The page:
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In three weeks, the Human Rights Foundation (HRF)’s Art in Protest program will head to Denmark for the Roskilde Festival, one of the largest European festivals.

Join HRF’s panel, The Power and Risk of Art, at the Festival’s Eos Stage on July 4 at 12:00. Panelists include Alireza Shojaian, Emmanuel Jal, and Natalia Kaliada, displaced artists at the frontlines of democracy-building in the Middle East, Africa, and Eastern Europe. Together, they will discuss how art can be a force for change, particularly in environments that restrict and repress human rights.

Alireza Shojaian is an Iranian visual artist and advocate for LGBTQ+ rights. Shojaian left Iran in 2017, where LGBTQ+ people continue to experience persecution, repression, and execution. He now lives in exile in France. In 2022, Shojaian and the PaykanArtCar were awarded the Václav Havel International Prize for Creative Dissent for transforming a historic 1974 Paykan automobile into a daring piece of art that advocates for human rights and dignity in Iran.

Emmanuel Jal is a South Sudanese recording artist acclaimed worldwide for his unique hip-hop style. His artistic message of peace and reconciliation stems from his experiences as a child soldier in the war-torn region of Southern Sudan. Jal was awarded the 2018 Havel Prize. More recently, in 2023, he published “My Life Is Art,” providing his pillars for overcoming adversity and living a life of purpose.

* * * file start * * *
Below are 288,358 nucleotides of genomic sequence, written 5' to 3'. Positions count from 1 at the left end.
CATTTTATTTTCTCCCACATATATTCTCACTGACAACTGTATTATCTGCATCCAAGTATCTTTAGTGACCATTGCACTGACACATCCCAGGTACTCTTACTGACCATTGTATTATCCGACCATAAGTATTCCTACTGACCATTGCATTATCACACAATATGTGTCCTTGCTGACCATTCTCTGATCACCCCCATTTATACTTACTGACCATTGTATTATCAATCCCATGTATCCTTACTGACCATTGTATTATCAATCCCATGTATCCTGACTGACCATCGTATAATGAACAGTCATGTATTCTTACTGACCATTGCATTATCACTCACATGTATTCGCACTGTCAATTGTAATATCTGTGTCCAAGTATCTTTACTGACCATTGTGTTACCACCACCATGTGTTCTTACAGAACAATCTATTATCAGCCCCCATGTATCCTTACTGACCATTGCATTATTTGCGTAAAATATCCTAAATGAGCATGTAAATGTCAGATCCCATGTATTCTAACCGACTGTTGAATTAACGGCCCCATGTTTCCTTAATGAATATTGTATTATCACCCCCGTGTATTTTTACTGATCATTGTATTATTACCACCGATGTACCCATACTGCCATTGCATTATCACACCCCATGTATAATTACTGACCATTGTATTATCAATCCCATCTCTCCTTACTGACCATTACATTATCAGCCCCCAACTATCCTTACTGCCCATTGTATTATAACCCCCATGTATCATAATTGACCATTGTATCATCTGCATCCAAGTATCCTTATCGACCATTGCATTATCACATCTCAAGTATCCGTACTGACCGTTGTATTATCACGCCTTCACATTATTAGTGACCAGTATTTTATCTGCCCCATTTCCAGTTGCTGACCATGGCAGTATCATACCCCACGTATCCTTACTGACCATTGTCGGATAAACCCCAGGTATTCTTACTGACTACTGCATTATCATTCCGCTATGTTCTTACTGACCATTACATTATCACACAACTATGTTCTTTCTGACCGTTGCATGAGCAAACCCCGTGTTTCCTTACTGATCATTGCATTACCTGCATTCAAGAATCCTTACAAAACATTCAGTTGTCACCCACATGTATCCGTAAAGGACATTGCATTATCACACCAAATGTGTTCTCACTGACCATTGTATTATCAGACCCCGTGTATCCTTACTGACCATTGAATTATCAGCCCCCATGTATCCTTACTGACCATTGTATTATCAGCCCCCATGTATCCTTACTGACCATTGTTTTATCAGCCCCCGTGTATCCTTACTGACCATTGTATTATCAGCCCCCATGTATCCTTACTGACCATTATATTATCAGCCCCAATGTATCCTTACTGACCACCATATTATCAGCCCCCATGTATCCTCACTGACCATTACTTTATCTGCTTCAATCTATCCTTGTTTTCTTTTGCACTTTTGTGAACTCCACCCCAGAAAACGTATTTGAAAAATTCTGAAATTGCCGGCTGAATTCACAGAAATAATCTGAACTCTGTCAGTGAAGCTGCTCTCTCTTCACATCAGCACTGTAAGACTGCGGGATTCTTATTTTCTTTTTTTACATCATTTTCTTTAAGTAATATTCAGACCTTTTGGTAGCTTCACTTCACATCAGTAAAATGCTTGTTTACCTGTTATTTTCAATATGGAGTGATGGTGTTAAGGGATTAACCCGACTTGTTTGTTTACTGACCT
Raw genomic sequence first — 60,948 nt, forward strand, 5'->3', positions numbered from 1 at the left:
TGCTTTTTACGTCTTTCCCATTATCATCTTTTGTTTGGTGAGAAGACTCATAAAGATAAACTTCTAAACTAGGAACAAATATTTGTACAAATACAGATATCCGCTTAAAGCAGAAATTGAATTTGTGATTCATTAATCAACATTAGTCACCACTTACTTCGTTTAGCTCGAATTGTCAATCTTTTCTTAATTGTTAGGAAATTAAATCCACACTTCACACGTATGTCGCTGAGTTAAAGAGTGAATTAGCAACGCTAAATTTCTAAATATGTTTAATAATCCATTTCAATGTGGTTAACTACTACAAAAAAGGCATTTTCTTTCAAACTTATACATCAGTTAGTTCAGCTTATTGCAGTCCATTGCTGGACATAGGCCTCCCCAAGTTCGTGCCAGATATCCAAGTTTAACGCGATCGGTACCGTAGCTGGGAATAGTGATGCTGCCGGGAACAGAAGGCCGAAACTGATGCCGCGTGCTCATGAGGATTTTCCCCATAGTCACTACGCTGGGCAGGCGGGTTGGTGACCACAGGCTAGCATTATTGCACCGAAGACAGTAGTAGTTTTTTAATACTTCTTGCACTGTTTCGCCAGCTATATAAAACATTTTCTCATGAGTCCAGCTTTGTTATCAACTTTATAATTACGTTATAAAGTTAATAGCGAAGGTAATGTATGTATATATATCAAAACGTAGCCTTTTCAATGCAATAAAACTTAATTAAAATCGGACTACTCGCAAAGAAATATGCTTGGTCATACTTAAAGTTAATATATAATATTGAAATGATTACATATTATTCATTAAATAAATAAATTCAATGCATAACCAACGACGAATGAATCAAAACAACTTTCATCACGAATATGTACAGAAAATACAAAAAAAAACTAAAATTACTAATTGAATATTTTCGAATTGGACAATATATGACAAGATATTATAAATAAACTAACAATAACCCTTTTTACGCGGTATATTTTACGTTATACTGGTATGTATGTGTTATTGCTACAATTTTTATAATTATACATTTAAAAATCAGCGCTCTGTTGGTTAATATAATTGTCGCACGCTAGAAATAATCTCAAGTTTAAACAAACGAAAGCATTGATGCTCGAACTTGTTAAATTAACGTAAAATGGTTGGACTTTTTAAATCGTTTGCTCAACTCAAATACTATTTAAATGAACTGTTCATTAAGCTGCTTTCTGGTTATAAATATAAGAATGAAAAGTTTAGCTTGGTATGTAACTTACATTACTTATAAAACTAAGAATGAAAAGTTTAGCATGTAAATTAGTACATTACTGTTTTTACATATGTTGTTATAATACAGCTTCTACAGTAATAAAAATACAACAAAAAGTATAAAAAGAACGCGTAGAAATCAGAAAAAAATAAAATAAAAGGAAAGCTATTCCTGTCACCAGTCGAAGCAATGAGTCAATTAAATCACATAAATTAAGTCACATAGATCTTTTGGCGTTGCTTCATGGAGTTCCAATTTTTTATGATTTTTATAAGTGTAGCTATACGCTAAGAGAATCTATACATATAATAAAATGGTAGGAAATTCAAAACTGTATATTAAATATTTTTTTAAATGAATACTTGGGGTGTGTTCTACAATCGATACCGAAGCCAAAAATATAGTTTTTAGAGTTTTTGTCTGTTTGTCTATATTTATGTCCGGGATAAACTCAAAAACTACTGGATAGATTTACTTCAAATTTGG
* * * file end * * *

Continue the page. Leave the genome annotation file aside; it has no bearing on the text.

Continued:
Natalia Kaliada is the co-founding Artistic Director of Belarus Free Theatre with her husband Nicolai Khalezin, the Olivier nominated and award-winning theatremaker. As an internationally renowned diplomat and human rights campaigner, Natalia has pioneered a unique method of transversal lobbying and campaigning, uniting artistic, geopolitical, environmental and human rights concerns to bring systematic change to different societies.